The American Folk Blues Festival 1962-1966, Volume One & Two (Hip-O Records/Reelin' In the Years, 2003)

This is the year of the blues! PBS is preparing to launch a series of films by well known directors (including Clint Eastwood and Wim Wenders) each giving their spin on one or another aspect of the blues. The project was overseen by Martin Scorsese, and it promises to be an exciting and in depth look at this definitive American art form. Other companies are joining in the fun, including a multi-disc set of CDs from Virgin/Right Stuff, and a remarkable two DVD set entitled The American Folk Blues Festival 1962-1966. A couple of German blues lovers -- one a Jew who had experienced persecution by the Nazis, the other a former Hitler Youth member -- joined forces to bring American blues musicians to Germany. They produced a series of concerts, and videotaped some of the greatest blues performers in the world. The tapes languished unseen for forty years until they were rediscovered and issued recently on DVD. This is what DVD can and should be: a storehouse for historic archiving! With pristine sound and clear video these two volumes present a virtual history of the blues which is not only informative but thrilling music as well.

Volume One sets the tone. Beginning with the great T-Bone Walker's "Call Me When You Need Me," and working its way through the yelps of Sonny Terry (& Brownie McGhee) on "Hootin' Blues" with stops for John Lee Hooker, Sippie Wallace, Otis Spann and Muddy Waters, the stunning black and white images and crystalline audio are the next best thing to being there. Better maybe, since you can simply watch it all again whenever you like. (And, yes, Cat, the menu is intuitive and easy to use.) I was particularly happy to see the inclusion of Lonnie Johnson, whose contribution to the blues is often under-rated, and he is sensational. Dignified and serious, he steps up to the microphone and lets loose some superlative melodic guitar work!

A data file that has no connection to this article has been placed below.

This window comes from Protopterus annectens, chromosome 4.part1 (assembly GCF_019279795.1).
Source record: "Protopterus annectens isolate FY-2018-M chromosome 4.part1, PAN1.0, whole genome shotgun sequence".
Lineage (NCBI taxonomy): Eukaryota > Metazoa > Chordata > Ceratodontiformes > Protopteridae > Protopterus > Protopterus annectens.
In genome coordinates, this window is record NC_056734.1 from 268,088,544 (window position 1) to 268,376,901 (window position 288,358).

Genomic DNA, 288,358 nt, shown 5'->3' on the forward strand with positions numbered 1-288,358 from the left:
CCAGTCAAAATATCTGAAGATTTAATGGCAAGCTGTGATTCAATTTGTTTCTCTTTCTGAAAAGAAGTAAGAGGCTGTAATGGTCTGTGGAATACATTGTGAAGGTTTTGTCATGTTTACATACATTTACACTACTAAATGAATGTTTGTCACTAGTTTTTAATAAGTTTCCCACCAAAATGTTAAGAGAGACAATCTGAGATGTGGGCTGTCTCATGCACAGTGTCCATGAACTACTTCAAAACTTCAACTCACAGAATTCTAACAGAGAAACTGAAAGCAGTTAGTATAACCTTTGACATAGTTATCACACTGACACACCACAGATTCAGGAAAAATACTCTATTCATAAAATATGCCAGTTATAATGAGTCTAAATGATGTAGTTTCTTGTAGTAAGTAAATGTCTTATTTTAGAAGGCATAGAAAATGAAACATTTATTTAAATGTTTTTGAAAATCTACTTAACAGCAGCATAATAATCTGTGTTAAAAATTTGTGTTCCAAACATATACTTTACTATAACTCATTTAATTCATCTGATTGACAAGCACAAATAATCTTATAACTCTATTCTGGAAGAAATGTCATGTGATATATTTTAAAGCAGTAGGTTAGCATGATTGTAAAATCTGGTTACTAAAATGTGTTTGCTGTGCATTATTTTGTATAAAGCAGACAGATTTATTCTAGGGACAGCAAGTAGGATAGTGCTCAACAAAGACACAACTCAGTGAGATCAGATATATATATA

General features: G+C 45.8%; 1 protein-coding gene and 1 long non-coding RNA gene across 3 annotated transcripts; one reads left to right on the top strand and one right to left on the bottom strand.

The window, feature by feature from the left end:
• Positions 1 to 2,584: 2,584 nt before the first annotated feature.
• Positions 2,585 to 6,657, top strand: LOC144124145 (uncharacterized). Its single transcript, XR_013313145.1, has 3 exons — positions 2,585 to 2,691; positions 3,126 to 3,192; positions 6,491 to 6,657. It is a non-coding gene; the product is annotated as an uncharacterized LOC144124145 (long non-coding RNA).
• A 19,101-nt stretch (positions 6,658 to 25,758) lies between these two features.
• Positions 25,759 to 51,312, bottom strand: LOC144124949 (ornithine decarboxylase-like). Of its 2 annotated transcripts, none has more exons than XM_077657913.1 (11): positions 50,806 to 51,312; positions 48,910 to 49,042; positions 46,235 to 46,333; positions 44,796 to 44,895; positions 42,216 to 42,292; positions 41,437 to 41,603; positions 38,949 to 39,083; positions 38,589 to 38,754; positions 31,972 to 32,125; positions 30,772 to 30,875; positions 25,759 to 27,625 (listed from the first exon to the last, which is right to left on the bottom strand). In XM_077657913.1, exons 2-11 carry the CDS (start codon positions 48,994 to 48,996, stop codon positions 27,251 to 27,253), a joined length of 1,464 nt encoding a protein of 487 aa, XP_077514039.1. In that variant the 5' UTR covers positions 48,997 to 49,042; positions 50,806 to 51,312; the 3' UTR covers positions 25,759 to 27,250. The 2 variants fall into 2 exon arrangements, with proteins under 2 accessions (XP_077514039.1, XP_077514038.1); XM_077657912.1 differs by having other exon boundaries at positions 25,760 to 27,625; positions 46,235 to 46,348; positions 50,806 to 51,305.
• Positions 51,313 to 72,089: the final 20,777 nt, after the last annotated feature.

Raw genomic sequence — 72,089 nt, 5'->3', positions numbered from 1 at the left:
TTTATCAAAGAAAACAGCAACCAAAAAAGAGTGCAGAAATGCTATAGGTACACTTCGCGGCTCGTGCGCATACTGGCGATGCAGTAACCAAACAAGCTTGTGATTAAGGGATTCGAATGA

But I'm getting ahead of myself. The programme starts around a shack, built on the set, in a German television studio. A woman sits knitting and T-Bone Walker is playing his guitar, riffing, when Shakey Jake walks in and sings a pleading blues. It's so mellow and natural, it's fantastic. Then outside the same set Sonny Terry and Brownie McGhee do their thing; a few couples drop by to dance. It's just one of the sets they use. Others include an indoor juke joint, or the front of a Chicago or Mississippi vista. The performers seem relaxed and comfortable even when placed in these fictional landscapes.

The technical aspects of the programme are wonderful. The liner notes describe it this way:

"...originally recorded in the state-of-the-art technology of its day, all these performances were captured on two-inch PAL black-and-white video tape with unusually high standards of audio engineering and attention to detail in both the set design and cinematography. This was in part due to the high caliber of talent working behind the scenes. The imaginative and fluid camera work was captured by Michael Ballhaus (whose later work would include such films as Goodfellas, The Last Temptation of Christ and Gangs of New York). The sets were designed by famous artist Gunther Keiser, who also did the striking and unique poster art for each year's AFBF and many other major artists (Aretha Franklin, Jimi Hendrix, the Grateful Dead, Frank Zappa)."